On a recent Thursday night in the Greenpoint section of Brooklyn, N.Y., a huge fireball lit up the night sky. Whatever else happens during Season 3 of HBO's Prohibition-era drama
which launches Sunday, Sept. 16, there are going to be some serious fireworks at some point.
"I think Greenpoint is still there," series executive producer/creator
the next morning, "so we're all good. We were on the news and everything. It was great."
As to whether it startled the locals, Winter says, "I don't think so. There was a lot of advance notice, and the police department said they didn't really get any more calls than they usually get on any given Thursday night. So no, I think New Yorkers are so jaded, a giant fireball goes up in the sky, and nobody really noticed."
According to Winter, the new season picks up after a gap of 14 months. Atlantic City wheeler-dealer Enoch "Nucky" Thompson (
) has moved beyond pulling political strings while dealing illegal booze on the side to becoming a full-fledged bootlegger behind the facade of a philanthropist.
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On the personal side, he is already straying in his marriage to mistress Margaret Schroeder (
Kelly Macdonald) with new mistress Billie Kent (
Meg Chambers Steele).
Before 1923 can even get under way on New Year's Eve, Nucky makes a resolution that irritates Sicilian-born New York gangster Gyp Rosetti (
Bobby Cannavale). On the other hand, it doesn't take much to irritate Rosetti.
"When his business gets messed with by Nucky," says Cannavale, "he takes it very personally. He just gets very angry and starts doing very bad things. But beyond that, what's fun about the part is he's a guy who takes things way too personally.
"That's why I love the part so much. He's the kind of guy who almost shouldn't be in this business, because anything anybody says to him, he takes the wrong way. He's very, very sensitive, and it's very, very dangerous to criticize him in any way or form. Even joking is a chance with this guy.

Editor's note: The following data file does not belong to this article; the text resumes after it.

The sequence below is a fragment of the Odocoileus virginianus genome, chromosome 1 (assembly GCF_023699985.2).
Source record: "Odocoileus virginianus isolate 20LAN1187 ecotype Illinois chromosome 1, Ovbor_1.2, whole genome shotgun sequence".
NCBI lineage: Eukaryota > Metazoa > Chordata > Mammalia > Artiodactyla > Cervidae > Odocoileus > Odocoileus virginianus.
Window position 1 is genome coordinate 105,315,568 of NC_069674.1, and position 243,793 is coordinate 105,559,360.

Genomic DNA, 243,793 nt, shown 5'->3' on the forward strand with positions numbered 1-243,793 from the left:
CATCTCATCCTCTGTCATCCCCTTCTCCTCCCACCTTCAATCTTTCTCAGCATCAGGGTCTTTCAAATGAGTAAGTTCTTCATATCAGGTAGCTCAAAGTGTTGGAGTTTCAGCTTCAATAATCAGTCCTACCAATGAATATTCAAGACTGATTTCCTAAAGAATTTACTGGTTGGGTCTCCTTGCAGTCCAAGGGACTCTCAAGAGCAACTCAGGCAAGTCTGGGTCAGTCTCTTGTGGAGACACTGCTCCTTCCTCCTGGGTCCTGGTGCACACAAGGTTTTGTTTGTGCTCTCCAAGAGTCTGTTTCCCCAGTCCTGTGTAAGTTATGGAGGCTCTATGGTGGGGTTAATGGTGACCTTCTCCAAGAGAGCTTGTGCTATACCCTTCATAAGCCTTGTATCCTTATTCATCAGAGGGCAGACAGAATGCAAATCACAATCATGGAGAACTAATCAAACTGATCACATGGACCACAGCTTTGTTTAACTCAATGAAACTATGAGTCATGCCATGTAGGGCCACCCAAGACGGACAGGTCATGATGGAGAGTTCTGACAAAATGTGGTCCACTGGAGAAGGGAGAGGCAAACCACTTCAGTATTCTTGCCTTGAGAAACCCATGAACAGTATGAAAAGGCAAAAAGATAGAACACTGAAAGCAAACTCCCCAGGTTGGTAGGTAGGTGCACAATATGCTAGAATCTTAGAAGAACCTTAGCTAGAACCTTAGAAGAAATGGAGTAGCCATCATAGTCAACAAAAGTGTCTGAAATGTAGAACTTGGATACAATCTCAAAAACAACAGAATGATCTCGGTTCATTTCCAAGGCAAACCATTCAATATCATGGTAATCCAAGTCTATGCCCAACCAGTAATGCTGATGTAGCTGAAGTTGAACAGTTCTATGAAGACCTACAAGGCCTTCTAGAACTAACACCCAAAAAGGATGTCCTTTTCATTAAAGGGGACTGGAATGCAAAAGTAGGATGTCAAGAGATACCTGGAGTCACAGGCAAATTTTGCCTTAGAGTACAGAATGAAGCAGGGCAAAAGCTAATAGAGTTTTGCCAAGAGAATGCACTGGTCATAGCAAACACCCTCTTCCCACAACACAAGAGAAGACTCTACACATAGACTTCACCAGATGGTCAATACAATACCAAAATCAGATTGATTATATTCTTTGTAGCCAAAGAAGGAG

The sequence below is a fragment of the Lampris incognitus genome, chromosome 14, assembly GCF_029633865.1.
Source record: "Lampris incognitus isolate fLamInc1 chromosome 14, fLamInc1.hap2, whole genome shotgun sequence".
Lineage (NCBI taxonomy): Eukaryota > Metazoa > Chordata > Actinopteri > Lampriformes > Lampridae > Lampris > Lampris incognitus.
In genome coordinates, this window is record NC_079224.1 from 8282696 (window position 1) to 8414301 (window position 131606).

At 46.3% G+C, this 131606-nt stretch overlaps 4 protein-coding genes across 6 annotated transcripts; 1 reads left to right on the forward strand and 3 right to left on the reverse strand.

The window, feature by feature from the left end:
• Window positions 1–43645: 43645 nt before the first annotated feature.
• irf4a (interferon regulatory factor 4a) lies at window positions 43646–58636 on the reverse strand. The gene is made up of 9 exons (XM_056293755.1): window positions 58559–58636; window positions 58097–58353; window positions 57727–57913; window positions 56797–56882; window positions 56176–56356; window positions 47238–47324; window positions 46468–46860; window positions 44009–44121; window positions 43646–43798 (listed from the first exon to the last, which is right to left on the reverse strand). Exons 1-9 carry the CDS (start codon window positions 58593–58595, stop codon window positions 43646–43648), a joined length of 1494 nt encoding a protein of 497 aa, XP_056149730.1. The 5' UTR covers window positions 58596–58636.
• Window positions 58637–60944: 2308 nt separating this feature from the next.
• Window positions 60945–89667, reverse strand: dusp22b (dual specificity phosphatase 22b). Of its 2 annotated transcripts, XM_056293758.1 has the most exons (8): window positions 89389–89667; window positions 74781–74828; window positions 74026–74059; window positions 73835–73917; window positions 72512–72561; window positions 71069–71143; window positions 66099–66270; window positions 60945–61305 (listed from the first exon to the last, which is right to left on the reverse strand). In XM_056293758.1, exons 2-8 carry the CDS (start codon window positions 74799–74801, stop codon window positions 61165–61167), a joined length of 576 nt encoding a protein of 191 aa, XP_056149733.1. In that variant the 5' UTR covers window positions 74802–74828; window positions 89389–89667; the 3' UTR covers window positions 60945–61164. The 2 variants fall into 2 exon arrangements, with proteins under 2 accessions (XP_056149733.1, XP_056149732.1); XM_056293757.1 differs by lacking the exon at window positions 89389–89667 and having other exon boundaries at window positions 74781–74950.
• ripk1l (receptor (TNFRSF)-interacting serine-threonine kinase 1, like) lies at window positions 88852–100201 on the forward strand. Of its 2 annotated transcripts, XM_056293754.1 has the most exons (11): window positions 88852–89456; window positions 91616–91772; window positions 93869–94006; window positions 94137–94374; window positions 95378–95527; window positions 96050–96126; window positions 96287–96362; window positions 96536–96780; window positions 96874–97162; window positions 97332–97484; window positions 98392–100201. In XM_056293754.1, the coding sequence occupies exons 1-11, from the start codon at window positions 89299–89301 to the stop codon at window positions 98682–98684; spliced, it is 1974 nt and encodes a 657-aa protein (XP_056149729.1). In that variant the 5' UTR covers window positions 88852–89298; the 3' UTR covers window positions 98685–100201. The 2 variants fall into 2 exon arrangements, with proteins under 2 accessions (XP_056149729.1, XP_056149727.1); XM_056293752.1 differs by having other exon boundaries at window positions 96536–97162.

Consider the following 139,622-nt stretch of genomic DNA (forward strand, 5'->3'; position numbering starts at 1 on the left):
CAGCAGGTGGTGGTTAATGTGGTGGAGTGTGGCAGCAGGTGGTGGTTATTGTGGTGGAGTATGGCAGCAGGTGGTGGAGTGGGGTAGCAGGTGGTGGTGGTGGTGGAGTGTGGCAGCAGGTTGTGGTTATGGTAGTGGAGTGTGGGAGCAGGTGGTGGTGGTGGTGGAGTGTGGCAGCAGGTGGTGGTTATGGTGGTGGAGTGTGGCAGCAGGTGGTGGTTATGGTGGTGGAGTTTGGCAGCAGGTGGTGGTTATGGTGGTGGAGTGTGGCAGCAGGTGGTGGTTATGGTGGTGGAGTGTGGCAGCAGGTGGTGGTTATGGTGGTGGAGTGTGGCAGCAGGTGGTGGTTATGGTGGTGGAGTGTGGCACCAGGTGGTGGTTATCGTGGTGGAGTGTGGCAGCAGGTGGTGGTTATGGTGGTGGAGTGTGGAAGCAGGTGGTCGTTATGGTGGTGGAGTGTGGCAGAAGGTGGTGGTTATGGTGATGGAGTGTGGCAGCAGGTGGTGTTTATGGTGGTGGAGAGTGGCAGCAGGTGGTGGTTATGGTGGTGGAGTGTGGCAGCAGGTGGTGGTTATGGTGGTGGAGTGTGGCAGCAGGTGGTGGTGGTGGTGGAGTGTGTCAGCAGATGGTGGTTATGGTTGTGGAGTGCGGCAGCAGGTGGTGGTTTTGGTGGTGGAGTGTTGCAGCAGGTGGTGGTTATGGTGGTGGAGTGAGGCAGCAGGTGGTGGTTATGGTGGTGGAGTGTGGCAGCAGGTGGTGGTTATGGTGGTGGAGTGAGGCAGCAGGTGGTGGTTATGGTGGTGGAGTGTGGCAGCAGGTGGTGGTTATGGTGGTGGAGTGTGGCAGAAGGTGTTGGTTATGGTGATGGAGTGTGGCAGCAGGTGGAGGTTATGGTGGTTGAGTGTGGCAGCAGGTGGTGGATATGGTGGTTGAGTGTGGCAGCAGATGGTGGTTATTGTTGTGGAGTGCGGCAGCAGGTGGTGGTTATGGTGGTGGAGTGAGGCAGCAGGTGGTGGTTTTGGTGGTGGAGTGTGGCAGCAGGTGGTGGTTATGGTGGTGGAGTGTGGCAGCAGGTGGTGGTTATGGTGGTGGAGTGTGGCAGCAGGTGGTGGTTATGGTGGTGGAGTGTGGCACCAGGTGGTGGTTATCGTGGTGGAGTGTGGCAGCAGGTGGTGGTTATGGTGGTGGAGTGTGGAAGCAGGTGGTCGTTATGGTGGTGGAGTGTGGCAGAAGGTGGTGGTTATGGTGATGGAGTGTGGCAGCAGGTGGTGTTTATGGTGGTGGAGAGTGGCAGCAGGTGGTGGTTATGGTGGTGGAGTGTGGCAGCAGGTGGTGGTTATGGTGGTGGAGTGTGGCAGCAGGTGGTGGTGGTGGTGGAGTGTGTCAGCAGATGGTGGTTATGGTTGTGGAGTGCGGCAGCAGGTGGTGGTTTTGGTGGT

"As you'll see in the first episode, I show that ugly side very quickly in the series. It's the first scene in the show. In that scene, it's written very well to show just how easily that switch can just flip and how nuts this guy can be."
If Cannavale is enjoying playing the character as written, Winter is equally enjoying putting something new on the page.
"It all feels so new," Winter says. "It really was like reinventing the show. Everybody was in a different place psychologically -- in many cases literally and physically in different places -- so we got to introduce this new character, which was really fun.
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"Bobby Cannavale being a perfect segue. Getting to work with Bobby, getting to know him and getting to marvel at his amazing performance, for us, was really fun. It's like injecting new energy, new personality, and just this new kind of really edgy, crazy character into the show. We hadn't really had anything like that character before.
"Not taking anything away from writing the other characters, but we already knew who all of these people were. Bobby came in as a new and different energy, and that was challenging."
Cannavale is happy to be able to start with guns blazing and keep going that way.
"I've never had a part where every single scene I have is kick-ass. If you're only on for one season, they've got to be pretty excited about writing for that character. So I like playing those kinds of parts, knowing that they wanted to write this character.
"By year two, he'd fade into the woodwork more. So you do one year and get out, and make your impact."